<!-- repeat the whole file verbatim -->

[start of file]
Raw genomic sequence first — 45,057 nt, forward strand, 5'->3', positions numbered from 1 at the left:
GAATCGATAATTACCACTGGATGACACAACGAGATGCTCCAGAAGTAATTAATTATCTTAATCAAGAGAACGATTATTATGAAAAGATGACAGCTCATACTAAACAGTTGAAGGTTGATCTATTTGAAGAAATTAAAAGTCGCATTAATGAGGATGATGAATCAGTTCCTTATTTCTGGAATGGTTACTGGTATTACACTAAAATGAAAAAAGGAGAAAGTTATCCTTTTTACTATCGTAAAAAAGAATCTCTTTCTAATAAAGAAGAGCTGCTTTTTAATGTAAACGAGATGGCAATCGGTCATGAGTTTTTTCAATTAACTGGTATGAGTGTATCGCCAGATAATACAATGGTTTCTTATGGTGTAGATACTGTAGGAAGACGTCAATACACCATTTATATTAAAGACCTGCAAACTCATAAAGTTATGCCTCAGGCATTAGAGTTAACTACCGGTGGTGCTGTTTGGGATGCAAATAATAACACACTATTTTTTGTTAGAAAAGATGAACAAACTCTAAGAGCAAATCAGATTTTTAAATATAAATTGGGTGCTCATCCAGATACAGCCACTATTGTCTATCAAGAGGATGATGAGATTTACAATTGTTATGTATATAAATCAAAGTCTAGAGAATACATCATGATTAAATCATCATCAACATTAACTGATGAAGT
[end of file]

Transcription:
Raw genomic sequence first — 45,057 nt, forward strand, 5'->3', positions numbered from 1 at the left:
GAATCGATAATTACCACTGGATGACACAACGAGATGCTCCAGAAGTAATTAATTATCTTAATCAAGAGAACGATTATTATGAAAAGATGACAGCTCATACTAAACAGTTGAAGGTTGATCTATTTGAAGAAATTAAAAGTCGCATTAATGAGGATGATGAATCAGTTCCTTATTTCTGGAATGGTTACTGGTATTACACTAAAATGAAAAAAGGAGAAAGTTATCCTTTTTACTATCGTAAAAAAGAATCTCTTTCTAATAAAGAAGAGCTGCTTTTTAATGTAAACGAGATGGCAATCGGTCATGAGTTTTTTCAATTAACTGGTATGAGTGTATCGCCAGATAATACAATGGTTTCTTATGGTGTAGATACTGTAGGAAGACGTCAATACACCATTTATATTAAAGACCTGCAAACTCATAAAGTTATGCCTCAGGCATTAGAGTTAACTACCGGTGGTGCTGTTTGGGATGCAAATAATAACACACTATTTTTTGTTAGAAAAGATGAACAAACTCTAAGAGCAAATCAGATTTTTAAATATAAATTGGGTGCTCATCCAGATACAGCCACTATTGTCTATCAAGAGGATGATGAGATTTACAATTGTTATGTATATAAATCAAAGTCTAGAGAATACATCATGATTAAATCATCATCAACATTAACTGATGAAGT